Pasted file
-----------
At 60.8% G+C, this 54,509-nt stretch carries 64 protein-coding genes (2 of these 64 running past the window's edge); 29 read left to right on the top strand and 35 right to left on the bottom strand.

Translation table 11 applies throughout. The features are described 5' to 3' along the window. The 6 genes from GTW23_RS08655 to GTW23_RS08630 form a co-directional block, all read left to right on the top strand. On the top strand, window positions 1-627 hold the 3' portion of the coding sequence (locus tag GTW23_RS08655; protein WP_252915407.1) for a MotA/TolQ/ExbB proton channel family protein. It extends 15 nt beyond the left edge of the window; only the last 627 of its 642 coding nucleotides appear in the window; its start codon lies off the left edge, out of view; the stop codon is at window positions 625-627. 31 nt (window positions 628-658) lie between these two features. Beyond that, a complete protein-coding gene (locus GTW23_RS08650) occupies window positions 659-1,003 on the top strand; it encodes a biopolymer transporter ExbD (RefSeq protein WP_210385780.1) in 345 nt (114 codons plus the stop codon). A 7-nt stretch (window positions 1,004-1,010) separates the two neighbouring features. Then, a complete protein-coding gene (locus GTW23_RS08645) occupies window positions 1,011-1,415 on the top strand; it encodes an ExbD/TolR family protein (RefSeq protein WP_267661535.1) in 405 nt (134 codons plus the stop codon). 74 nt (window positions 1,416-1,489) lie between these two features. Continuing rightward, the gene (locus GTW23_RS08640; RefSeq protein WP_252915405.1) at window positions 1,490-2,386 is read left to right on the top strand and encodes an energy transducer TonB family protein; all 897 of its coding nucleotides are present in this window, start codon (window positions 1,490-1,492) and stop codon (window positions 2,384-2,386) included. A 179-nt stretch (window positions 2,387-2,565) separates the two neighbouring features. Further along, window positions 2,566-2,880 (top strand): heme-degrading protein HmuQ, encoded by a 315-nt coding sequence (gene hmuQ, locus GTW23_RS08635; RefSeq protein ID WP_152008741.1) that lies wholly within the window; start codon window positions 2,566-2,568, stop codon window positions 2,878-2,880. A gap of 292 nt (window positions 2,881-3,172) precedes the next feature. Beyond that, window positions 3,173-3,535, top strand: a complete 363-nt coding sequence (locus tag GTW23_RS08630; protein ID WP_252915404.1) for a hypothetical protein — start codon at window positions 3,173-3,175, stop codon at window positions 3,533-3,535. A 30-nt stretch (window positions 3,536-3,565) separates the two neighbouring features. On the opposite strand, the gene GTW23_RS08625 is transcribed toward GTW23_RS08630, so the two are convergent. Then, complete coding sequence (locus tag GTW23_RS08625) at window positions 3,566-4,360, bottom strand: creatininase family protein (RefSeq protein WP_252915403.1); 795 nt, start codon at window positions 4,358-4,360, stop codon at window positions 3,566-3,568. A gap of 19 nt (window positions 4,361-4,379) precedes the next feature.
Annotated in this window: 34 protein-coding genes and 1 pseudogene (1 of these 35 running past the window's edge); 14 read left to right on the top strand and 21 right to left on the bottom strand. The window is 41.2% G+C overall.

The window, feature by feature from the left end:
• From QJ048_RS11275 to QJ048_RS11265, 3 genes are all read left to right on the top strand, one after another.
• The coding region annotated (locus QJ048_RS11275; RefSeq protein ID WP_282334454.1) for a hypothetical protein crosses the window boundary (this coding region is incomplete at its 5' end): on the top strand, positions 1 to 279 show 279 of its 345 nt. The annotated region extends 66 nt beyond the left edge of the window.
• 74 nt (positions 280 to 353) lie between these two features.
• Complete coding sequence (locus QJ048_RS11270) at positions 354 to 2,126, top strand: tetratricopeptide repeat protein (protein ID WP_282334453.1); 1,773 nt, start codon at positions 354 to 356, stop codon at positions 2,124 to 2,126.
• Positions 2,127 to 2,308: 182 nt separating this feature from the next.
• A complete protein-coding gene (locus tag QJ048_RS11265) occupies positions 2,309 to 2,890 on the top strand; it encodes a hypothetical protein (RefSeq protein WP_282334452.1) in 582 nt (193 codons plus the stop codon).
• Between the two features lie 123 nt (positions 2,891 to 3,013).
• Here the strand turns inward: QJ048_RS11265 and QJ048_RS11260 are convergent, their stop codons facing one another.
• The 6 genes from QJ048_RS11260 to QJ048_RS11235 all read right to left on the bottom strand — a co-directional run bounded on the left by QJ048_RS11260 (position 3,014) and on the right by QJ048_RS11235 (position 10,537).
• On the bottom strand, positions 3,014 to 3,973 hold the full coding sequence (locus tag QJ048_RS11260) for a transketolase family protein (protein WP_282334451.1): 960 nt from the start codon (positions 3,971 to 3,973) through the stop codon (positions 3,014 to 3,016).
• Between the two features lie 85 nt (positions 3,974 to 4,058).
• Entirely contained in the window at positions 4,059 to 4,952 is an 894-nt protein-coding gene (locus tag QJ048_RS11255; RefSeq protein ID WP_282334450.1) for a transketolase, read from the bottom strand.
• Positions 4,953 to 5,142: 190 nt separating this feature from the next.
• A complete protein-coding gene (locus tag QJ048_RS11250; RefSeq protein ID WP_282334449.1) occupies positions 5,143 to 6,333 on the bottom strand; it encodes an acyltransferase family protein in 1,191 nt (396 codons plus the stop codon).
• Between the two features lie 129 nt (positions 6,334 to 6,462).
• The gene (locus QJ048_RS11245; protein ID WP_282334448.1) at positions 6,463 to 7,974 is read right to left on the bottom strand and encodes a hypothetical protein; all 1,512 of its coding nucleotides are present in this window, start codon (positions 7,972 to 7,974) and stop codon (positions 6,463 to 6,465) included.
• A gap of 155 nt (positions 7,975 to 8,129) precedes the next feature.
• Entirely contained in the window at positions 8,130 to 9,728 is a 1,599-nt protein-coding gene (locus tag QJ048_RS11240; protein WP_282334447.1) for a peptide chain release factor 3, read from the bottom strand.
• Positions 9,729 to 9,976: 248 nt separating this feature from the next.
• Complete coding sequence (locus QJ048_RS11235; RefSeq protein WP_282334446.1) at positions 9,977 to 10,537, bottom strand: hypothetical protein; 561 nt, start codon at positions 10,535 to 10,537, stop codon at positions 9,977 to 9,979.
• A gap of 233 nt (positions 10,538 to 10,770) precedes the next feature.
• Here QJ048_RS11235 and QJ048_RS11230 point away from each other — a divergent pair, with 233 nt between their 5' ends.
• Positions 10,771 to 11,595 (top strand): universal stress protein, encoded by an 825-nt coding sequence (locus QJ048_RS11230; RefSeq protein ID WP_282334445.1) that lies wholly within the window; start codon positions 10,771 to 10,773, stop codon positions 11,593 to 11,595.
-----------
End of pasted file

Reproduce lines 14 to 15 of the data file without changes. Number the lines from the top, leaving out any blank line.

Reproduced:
• On the bottom strand, positions 3,014 to 3,973 hold the full coding sequence (locus tag QJ048_RS11260) for a transketolase family protein (protein WP_282334451.1): 960 nt from the start codon (positions 3,971 to 3,973) through the stop codon (positions 3,014 to 3,016).
• Between the two features lie 85 nt (positions 3,974 to 4,058).